If you ever wanted to own a piece of Chelsea Hotel history, now is your chance. On Thursday, April 12, 2018, an unusual auction takes place at Ricco/Maresca Gallery and Flowers Galleries in Chelsea, courtesy of Guernsey's. Collectors have the chance to acquire wood or metal doors that opened into rooms where famed artists, authors, musicians, actors and activists made their home.

There are 55 doors in the auction with around half connected to specific creative stars who live there. With a few doors leading into rooms occupied by more than one star, the list includes Mark Twain, Thomas Wolfe, Jim Morrison, Bob Dylan, Madonna, Janis Joplin, Tennessee Williams, Janis Joplin, Humphrey Bogart, Jimi Hendrix, Jerry Garcia, Jackson Pollock, Andy Warhol, Bob Marley, Bon Jovi, Jack Kerouac, Dylan Thomas, Isabella Rossellini, Leonard Cohen, WEB Du Bois, Iggy Pop, Bette Davis, Brian Jones from the Rolling Stones, Liam Neeson, Quentin Crisp, Joni Mitchell, and Herbert Huncke.

"Chelsea Doors" auction takes place April 12, 2018 at 7 p.m. with previews held from April 5 to 12, 2018 at Ricco/Maresca & Flowers Gallery from 10 a.m. to 6 p.m. at the gallery. The catalogue and information on how to place online bids can be viewed by clicking here. Fifty percent of the consignee's proceeds will be donated to City Harvest, a New York City non-profit who provides food to the hungry by picking up excess food from restaurants, supermarkets, farmer's markets and manufactures and dropping it at soup kitchens, food pantries and community organizations.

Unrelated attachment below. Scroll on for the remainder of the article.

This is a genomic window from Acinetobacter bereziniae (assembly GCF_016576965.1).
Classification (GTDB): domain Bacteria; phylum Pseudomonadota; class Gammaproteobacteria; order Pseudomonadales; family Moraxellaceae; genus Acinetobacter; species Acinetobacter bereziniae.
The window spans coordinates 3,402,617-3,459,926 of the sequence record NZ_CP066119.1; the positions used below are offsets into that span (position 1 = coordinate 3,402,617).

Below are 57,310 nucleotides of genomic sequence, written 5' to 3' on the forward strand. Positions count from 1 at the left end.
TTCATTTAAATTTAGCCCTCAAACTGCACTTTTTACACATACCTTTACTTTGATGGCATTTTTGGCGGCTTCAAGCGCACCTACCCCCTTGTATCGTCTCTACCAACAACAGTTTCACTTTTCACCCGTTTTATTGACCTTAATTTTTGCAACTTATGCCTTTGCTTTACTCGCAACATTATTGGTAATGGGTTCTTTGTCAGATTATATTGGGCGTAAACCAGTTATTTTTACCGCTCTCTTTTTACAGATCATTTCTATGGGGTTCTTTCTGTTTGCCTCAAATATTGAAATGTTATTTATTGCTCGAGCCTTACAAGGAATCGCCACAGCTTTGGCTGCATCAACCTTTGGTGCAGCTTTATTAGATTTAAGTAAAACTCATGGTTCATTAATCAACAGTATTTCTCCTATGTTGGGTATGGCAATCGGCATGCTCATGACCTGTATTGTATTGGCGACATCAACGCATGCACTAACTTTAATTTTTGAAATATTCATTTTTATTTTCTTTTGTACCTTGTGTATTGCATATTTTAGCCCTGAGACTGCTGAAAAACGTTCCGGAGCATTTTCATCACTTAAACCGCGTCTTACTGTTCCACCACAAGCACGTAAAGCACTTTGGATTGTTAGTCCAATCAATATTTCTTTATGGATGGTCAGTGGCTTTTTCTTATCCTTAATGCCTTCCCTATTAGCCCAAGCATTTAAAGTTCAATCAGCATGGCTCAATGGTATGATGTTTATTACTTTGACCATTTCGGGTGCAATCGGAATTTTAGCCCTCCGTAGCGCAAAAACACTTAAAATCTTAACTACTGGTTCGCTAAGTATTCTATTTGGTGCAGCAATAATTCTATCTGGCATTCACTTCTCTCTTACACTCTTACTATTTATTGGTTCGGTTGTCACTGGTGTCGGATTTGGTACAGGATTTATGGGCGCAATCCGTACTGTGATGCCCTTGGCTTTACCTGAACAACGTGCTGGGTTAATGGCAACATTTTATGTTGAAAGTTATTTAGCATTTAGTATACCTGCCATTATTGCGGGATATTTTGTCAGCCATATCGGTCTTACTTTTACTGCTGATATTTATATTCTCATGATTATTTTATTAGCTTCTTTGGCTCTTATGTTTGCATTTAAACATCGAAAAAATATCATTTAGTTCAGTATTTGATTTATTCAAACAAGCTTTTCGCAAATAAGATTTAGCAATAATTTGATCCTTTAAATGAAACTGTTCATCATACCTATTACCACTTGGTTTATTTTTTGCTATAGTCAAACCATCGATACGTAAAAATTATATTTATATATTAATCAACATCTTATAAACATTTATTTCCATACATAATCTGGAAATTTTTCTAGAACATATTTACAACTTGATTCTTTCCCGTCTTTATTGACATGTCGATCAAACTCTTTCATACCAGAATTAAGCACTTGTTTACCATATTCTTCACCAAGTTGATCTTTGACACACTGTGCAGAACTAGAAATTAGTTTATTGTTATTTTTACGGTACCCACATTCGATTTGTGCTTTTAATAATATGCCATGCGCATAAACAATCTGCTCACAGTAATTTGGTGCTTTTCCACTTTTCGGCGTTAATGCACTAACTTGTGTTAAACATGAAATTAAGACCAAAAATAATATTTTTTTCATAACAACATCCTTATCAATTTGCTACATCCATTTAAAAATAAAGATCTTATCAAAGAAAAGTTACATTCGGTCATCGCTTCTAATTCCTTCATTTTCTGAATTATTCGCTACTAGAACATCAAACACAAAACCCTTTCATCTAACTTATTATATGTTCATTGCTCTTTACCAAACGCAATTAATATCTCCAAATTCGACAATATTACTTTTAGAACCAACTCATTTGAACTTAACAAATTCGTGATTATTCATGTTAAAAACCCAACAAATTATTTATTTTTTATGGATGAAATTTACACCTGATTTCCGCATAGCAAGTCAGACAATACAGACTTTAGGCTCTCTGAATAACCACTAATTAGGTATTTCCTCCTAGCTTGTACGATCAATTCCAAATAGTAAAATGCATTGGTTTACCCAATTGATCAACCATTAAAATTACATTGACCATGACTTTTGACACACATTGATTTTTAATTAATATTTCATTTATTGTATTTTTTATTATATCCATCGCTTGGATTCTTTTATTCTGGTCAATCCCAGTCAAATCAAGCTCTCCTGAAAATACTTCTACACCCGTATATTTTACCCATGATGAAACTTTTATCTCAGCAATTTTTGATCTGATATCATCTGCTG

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Chelsea Door belonging to Andy Warhol. Courtesy of Rubenstein Public Relations.

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Connections for doors identified with those who used them as home entrances have either been verified through research or have been deemed credible through reliable sources, said Arlan Ettinger, a co-founder and president of Guernsey's. Adding to the unusual aspect of the auction is the source of the doors: Jim Georgiou, a homeless man who was a former long-time Chelsea Hotel resident and who had set up camp not far from the place were he once lived.

Georgiou discovered the doors being discarded during a major renovation of the Chelsea Hotel in 2011, Ettinger said. To make money, Georgiou had been selling vintage vinyl records near the hotel and noticed the doors of his former home being ferried to the curb for refuse pick up, Ettinger said.

"To a homeless person, there is nothing more poignant or meaningful than a door," Ettinger said. "A door leads to a home that the homeless person doesn't have."

Georgiou contacted some friends who helped salvage the doors and carted them away in trucks. The doors have all been well-used, white-washed with many containing an "X" on the surface as a marker to indicate its removal during construction.

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Chelsea Door belonging to Jackson Pollock. Courtesy of Rubenstein Public Relations.

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Georgiou's acquisition turned into a major research project and he set out to discover which residents had lived behind the doors now in his possession. By putting faces to the objects, it was also a way to preserve some of the utopian history, the creativity that resulted in major works, and madcap times when the Chelsea Hotel housed both long-term residents and overnight occupants, Ettinger said.